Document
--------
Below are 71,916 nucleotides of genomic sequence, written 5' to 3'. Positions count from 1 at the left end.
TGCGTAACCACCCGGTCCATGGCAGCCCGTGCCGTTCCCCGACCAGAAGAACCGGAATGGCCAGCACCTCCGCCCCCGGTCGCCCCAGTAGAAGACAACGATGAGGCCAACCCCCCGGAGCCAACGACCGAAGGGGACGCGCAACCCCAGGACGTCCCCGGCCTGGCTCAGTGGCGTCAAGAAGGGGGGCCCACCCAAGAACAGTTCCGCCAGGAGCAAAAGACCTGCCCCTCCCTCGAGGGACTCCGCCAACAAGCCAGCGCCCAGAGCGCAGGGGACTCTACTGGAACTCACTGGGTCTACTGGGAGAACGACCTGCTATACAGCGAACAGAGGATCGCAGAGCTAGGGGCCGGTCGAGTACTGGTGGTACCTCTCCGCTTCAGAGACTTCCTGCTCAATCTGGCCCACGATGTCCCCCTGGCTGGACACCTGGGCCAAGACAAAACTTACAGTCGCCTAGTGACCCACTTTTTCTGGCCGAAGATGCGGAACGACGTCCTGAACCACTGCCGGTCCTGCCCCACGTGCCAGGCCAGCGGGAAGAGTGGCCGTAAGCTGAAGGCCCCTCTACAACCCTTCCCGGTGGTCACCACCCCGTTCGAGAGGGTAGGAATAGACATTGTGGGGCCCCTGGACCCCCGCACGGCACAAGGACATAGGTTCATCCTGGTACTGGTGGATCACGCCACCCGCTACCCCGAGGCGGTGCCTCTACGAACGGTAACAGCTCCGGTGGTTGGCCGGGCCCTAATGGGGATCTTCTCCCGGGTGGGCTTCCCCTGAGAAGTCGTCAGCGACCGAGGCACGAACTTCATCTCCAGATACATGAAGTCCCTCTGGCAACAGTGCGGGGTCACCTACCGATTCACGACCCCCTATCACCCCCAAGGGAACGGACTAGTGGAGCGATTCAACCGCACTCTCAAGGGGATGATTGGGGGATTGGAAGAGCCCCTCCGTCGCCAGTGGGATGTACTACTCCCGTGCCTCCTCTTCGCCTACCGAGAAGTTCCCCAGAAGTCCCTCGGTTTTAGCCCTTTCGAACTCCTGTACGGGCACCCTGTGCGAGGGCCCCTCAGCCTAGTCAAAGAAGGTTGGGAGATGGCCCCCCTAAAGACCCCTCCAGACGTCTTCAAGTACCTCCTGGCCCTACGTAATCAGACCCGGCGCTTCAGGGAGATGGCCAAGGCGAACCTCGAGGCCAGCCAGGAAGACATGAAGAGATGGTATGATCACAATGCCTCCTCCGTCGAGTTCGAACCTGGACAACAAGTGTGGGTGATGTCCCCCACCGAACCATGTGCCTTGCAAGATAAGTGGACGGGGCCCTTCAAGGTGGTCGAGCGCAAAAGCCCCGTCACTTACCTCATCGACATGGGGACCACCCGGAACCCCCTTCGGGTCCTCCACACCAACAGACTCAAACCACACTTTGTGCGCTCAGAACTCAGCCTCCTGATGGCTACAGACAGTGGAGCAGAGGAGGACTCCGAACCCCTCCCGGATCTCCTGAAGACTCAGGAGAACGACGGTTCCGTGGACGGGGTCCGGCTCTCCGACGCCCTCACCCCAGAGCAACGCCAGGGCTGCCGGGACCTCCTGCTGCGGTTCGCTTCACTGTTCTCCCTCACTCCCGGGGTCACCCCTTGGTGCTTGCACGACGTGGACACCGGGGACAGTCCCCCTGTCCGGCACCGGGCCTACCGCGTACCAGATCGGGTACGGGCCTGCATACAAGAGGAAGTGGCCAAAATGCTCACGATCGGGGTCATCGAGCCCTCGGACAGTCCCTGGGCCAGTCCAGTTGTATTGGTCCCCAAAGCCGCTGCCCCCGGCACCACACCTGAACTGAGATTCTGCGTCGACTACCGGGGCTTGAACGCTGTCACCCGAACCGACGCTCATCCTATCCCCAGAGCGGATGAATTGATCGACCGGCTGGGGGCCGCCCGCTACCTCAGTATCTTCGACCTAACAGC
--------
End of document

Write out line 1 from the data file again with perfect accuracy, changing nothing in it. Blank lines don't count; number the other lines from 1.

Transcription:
Below are 71,916 nucleotides of genomic sequence, written 5' to 3'. Positions count from 1 at the left end.